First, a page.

What Different Generations Have in Common

Image: What Different Generations Have in Common

As is often the case when I am having a discussion regarding generational differences, the issue of similarities and commonality arise. The conclusion is that while generational differences do exist (as is the case with other forms of diversity such as gender) the generations have a lot in common which we can tap into to create engaged and collaborative work environments.  In all of our training sessions, we assert that it’s not that the generations possess different values, but rather it is how those values are defined, and the behaviours associated with them, which differ.  The goal is to simultaneously understand the differences between generations so as to uncover how best to close the gaps, while leveraging the things we all have in common.

The Similarities Between Generations

While it is important that organizations and leaders understand the differences between the generations and how their work styles, communication styles, goals, and preferences affect day-to-day team behaviour, it’s equally important to uncover what employees from different generations have in common. There are 4 areas where commonalities are easily identified:

1. Effective Leadership

Each generation may have different ideas as to how a leader should act and what qualities they should possess, but all employees, across all generations, want to work for leaders that they respect and whom they trust.

That doesn’t mean that different generations want the same type of leader, but they do want leaders who they hold in high regard and who they feel good about working with / for. A commonality across all generations is a have a leader that cares about his/her employees, takes the time to find out what they want accomplish in their career, and who listens to their opinions.  A productive, respectful, open and trusting relationship is paramount for all employees. The number one reason employees leave an organization is because of their relationship with their leader, so becoming a leader that all employees can relate to and engage with is critical for team and organizational success.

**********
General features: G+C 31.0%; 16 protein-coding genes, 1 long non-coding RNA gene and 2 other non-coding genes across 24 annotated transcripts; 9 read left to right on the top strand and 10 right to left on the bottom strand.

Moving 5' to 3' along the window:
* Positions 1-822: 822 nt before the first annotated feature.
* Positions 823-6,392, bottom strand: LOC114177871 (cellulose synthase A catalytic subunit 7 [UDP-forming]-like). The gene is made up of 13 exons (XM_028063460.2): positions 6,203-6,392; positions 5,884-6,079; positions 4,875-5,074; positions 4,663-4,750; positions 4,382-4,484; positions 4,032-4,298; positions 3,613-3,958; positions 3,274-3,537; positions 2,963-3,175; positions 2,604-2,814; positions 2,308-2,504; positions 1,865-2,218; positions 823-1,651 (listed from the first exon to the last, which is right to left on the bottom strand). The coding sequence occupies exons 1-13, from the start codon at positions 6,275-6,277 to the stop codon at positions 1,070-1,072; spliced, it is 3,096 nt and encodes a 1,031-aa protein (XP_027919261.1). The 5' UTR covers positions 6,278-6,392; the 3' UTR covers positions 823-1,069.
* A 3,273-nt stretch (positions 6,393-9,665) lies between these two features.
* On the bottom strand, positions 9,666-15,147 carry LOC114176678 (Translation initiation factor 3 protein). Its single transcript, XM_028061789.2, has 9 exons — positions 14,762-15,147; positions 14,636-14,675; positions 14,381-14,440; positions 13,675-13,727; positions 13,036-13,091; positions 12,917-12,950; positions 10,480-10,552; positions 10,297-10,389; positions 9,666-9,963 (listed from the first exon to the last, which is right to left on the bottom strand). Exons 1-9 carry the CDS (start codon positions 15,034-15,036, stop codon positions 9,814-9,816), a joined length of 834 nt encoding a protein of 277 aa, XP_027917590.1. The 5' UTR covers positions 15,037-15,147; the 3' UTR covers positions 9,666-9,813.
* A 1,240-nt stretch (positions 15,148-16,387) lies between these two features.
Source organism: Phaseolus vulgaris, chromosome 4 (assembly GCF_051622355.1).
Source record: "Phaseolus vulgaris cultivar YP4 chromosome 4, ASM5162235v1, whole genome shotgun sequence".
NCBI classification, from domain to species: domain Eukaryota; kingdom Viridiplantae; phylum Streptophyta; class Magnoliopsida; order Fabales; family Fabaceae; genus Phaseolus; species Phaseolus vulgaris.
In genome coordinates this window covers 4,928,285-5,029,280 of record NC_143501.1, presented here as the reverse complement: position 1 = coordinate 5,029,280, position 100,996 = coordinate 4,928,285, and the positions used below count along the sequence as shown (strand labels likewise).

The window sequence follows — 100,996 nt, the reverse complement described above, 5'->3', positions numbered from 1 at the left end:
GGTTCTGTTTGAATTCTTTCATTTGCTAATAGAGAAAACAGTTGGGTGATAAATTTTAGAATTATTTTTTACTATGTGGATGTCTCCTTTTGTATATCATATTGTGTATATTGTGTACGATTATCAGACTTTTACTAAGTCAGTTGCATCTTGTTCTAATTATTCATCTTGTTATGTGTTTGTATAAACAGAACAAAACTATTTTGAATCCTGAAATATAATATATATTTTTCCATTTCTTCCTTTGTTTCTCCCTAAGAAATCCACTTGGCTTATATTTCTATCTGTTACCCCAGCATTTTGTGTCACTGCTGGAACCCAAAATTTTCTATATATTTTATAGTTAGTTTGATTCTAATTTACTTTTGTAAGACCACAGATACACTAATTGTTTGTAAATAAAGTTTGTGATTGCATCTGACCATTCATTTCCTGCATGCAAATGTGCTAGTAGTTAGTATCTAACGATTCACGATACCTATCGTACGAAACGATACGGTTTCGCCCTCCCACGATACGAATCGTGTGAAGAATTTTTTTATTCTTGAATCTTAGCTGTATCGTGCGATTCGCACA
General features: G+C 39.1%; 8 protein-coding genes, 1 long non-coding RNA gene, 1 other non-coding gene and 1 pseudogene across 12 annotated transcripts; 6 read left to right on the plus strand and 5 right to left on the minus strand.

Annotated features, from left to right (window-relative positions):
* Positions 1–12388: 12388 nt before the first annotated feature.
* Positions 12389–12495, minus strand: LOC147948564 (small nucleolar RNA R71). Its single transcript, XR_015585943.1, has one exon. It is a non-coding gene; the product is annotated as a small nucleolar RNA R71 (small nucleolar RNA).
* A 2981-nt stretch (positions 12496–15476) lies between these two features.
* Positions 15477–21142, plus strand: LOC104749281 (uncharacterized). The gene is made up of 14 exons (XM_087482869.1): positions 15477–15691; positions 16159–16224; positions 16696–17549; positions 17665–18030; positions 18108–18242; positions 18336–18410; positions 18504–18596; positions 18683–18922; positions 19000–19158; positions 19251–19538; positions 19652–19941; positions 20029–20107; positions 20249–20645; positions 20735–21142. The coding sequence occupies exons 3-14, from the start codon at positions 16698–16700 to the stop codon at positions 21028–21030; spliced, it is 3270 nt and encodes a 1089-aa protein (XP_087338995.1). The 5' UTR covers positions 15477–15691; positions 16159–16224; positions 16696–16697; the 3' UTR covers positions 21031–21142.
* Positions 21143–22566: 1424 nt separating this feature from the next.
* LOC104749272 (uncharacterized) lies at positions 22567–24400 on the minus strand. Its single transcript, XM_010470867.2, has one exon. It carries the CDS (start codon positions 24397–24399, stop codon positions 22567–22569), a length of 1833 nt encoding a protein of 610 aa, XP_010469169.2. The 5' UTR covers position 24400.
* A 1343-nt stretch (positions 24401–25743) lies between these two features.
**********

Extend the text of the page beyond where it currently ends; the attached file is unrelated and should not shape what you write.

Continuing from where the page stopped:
2. Appreciation and Recognition

Employees from of all generations want to be appreciated and recognized for their work. While the type of recognition and the frequency of this recognition certainly varies from generation to generation, the basic premise remains the same: employees want to know that their hard work, dedication, and skills sets are valued, appreciated, recognized and rewarded.

Some employees may wish to be recognized through gifts, bonuses and/ or job titles, while others may desire more vacation time, flexible work arrangements or time with senior leaders. Despite the differences in reward ‘tokens’, the need to be appreciated for a job well done exists across generations.

3. Work Life Balance